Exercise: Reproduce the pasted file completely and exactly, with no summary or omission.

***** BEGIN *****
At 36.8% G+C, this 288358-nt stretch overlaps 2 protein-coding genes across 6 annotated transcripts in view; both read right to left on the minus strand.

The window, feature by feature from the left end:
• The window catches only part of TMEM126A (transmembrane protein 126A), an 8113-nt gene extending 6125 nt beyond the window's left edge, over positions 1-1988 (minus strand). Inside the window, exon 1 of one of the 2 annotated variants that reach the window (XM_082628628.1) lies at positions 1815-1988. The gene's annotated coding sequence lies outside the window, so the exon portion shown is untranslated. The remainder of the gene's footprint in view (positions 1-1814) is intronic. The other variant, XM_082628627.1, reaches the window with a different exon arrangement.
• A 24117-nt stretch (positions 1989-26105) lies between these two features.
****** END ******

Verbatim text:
At 36.8% G+C, this 288358-nt stretch overlaps 2 protein-coding genes across 6 annotated transcripts in view; both read right to left on the minus strand.

The window, feature by feature from the left end:
• The window catches only part of TMEM126A (transmembrane protein 126A), an 8113-nt gene extending 6125 nt beyond the window's left edge, over positions 1-1988 (minus strand). Inside the window, exon 1 of one of the 2 annotated variants that reach the window (XM_082628628.1) lies at positions 1815-1988. The gene's annotated coding sequence lies outside the window, so the exon portion shown is untranslated. The remainder of the gene's footprint in view (positions 1-1814) is intronic. The other variant, XM_082628627.1, reaches the window with a different exon arrangement.
• A 24117-nt stretch (positions 1989-26105) lies between these two features.